Biometric IDs Issued to Half a Million Rohingya Refugees: UNHCR

Biometrics News: Biometric IDs Issued to Half a Million Rohingya Refugees: UNHCR

Over half a million Rohingya refugees in Bangladesh have now received biometric identity documents, the United Nations’ refugee agency has announced. Speaking at a press conference at the Palais des Nations in Geneva, UNHCR spokesperson Andrej Mahecic called the biometric identity cards “fraud-proof”, and explained that they have been jointly issued by UNHCR and Bangladeshi authorities to displaced individuals over the age of 12.

The refugees have fled in large numbers to Bangladesh from neighboring Myanmar over the last two years due to genocidal attacks against the ethnic minority group. The crisis proved to be a major test case for the UNHCR’s growing interest in biometric identification technologies, which the agency has seen as a means of establishing more reliable ID for vulnerable populations that often lack official government-issued documentation.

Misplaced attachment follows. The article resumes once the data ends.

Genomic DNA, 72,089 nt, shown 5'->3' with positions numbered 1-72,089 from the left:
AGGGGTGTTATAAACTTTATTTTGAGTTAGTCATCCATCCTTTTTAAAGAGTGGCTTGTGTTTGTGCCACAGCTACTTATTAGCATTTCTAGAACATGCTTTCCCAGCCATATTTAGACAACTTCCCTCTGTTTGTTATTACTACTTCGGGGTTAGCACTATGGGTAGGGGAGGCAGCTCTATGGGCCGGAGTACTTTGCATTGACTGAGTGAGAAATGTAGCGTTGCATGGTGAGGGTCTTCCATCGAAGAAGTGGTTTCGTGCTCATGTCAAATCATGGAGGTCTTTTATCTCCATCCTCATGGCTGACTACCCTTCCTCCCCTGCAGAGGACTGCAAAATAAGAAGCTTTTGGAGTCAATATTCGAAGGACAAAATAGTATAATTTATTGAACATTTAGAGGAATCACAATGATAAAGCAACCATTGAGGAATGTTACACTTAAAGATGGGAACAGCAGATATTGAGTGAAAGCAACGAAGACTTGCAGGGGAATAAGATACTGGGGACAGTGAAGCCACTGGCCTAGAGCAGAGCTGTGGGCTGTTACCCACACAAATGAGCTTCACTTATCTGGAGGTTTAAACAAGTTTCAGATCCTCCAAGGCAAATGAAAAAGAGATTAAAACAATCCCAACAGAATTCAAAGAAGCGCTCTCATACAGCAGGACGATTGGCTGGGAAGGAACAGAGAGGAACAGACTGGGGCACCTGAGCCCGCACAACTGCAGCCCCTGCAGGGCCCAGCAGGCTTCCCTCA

Now, reaching the half-million mark suggests rapid progress on the UNHCR’s part, with the agency having just announced that it had registered a quarter million Rohingya refugees in May of this year. What’s more, the agency says that last week saw the launch of a ‘Global Distribution Tool (GDT)’ that uses fingerprint- and iris-based biometric identity verification to speed up the distribution of aid and to ensure that there isn’t overlap in the provision of such assistance.

“This comprehensive registration being simultaneously carried out in all refugee settlements in Cox’s Bazar – is meant to ensure the accuracy of data on refugees in Bangladesh, giving national authorities and humanitarian partners a better understanding of the population and their needs,” explained Mahecic. “Accurate data will help agencies in their programme planning and be able to target assistance where it is needed most, particularly for people with specific needs, such as women and children taking care of their families and people with disabilities.”

August 14, 2019 – by Alex Perala